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4 Tips For Making Non Profit Fundraising More Fun

2012 August 27
by Raffle Tickets

If you are the executive director, development director or the chair of a non profit organization’s development committee, then you may be scratching your head and wondering HOW to get your board, staff & volunteers more motivated about fundraising.

Remember, just because you have a worthy cause does not mean that people will choose to support it (and everyone has choices) if there is certain misery involved. Here are five tips to create more fun, and in turn, more funds.

1. Incorporate Music and Food – Always.

Not everyone loves music or food. However, MOST people do. Why? Although the reasons are many, one reason comes to the surface. People like to connect, and for thousands of years humans have experienced connection over a meal or through the sounds of music – both go beyond words. They tend to connect us at a heart and soul level.

Plus, beyond the analysis, it’s just fun. Here’s an example of the principle. I just finished pulling all my tax documentation together. Taxes and accounting are not my strength. In fact, (without sounding too negative), I hate it. However, by putting on music and having a nice cup of tea, the process actually was more fun. And, the fun went on for days and days.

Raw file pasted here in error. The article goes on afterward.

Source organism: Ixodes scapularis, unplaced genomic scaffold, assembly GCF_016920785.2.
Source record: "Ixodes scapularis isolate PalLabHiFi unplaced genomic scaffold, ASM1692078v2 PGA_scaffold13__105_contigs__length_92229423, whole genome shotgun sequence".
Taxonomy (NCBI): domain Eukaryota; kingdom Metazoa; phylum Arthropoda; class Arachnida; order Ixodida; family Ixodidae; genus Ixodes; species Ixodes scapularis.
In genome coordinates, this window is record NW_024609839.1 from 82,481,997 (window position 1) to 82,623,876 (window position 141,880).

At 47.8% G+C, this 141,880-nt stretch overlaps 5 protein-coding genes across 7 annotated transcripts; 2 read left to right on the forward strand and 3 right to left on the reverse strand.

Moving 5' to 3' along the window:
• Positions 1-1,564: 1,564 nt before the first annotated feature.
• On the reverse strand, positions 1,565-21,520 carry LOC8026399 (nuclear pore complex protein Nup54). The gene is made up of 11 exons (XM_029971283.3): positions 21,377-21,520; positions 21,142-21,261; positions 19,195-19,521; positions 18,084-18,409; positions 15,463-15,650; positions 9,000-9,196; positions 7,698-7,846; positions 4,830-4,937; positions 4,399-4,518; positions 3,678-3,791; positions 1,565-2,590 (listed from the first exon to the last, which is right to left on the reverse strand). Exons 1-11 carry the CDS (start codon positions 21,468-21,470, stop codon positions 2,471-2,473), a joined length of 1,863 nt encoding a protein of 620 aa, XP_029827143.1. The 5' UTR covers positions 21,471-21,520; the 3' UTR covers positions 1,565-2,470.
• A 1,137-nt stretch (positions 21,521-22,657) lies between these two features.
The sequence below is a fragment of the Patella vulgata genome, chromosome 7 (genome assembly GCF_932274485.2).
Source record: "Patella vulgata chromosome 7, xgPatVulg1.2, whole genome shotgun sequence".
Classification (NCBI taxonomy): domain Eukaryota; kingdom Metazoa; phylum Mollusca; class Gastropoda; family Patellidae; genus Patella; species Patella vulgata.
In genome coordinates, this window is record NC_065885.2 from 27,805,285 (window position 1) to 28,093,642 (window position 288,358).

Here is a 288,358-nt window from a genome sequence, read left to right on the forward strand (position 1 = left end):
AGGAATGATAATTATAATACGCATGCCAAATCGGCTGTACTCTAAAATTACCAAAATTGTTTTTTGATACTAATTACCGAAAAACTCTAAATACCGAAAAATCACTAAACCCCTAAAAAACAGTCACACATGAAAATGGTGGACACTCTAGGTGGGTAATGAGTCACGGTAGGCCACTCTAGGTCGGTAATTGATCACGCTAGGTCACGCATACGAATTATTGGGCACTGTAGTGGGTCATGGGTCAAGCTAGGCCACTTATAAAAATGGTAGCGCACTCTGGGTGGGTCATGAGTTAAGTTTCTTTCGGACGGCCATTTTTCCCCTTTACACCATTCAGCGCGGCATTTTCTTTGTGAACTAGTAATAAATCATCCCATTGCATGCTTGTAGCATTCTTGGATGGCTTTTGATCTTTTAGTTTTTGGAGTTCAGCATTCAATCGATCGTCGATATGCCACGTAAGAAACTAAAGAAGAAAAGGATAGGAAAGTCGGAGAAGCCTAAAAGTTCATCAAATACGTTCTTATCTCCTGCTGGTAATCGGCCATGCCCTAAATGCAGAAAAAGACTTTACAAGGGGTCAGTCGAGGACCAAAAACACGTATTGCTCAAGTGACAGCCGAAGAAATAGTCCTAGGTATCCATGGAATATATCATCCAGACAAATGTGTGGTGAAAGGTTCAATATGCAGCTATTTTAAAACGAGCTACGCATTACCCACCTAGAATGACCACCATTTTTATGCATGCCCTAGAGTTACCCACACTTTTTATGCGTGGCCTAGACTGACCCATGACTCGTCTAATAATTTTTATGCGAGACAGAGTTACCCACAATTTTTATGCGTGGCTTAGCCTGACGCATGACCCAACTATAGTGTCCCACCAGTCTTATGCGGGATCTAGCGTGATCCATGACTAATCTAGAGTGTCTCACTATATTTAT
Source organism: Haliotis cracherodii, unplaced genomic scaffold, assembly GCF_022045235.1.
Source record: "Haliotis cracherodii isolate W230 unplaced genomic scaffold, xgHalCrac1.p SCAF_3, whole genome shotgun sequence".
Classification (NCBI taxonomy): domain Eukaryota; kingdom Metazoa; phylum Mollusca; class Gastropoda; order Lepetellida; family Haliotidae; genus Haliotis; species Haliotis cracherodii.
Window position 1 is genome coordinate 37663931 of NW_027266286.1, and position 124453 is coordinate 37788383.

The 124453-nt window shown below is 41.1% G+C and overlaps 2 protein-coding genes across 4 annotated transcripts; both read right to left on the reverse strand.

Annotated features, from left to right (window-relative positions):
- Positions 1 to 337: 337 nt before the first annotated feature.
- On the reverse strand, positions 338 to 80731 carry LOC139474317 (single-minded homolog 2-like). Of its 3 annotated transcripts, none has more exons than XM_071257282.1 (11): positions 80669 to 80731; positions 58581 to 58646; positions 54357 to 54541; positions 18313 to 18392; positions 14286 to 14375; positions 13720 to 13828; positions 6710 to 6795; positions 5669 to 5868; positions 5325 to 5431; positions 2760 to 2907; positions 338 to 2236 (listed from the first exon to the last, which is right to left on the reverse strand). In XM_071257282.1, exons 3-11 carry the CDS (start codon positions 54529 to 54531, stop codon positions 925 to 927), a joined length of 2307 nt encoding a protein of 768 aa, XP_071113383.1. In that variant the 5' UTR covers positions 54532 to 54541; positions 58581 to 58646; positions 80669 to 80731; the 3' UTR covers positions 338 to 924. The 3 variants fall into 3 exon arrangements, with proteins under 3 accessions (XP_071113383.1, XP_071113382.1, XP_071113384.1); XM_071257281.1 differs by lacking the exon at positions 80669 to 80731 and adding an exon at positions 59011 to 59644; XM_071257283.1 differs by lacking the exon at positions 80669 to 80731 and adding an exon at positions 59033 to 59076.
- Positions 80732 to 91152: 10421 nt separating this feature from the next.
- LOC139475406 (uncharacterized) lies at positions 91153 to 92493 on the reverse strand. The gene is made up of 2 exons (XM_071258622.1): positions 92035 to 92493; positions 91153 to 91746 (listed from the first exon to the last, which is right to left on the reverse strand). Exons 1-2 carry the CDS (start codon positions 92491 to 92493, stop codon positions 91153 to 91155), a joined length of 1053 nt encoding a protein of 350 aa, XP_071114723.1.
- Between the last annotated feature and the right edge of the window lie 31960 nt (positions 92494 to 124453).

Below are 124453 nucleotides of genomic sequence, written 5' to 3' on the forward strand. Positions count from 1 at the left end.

2. Create Bite-sized Projects.

One of the biggest challenges for volunteers, board members and literally everyone is that we are all busy. As a result, when volunteers are asked to commit to fundraising for a cause (even if they care deeply about it), they likely will say no if the project feels too big or too overwhelming. Make it easy for them to say yes by identify elements or steps of a larger project in which individuals would be willing to take ownership.

3. Offer a Buffet of Interesting Choices.

Generally, people like the opportunity to choose – it gives us a sense of control, I think. In order to create more “buy-in”, allow volunteers control over their destiny in your organization. Identify three or four choices of projects or opportunities for them to contribute.

4. Use Delicious, Vivid Language.

Even if you’ve got a project that would not fall into the “interesting” category, use language to describe it that puts potential volunteers into a positive frame of mind. For example, which of the following projects would you rather sign up for?

Option 1: “[Organization Name] is seeking assistance in fundraising for our nonprofit organization.”


Option 2: “Do you have a few hours you can volunteer this month? Help us build our fundraising and continue to put smiles on the faces of the people we serve. Our organization has a number of meaningful volunteer opportunities to fit your availability and your interests!”

Depending on your organization, you can get even more delicious and vivid with the descriptions of how interested volunteers can contribute.

Want more tips & strategies for raising funds fast? Kristy Hall provides training & coaching for nonprofits to raise funds quickly and helped a small nonprofit raise over $40k in 30 days during a recession. To get your Free Report – 7 Secrets Every Nonprofit Should Know To Find Funds Fast – visit:

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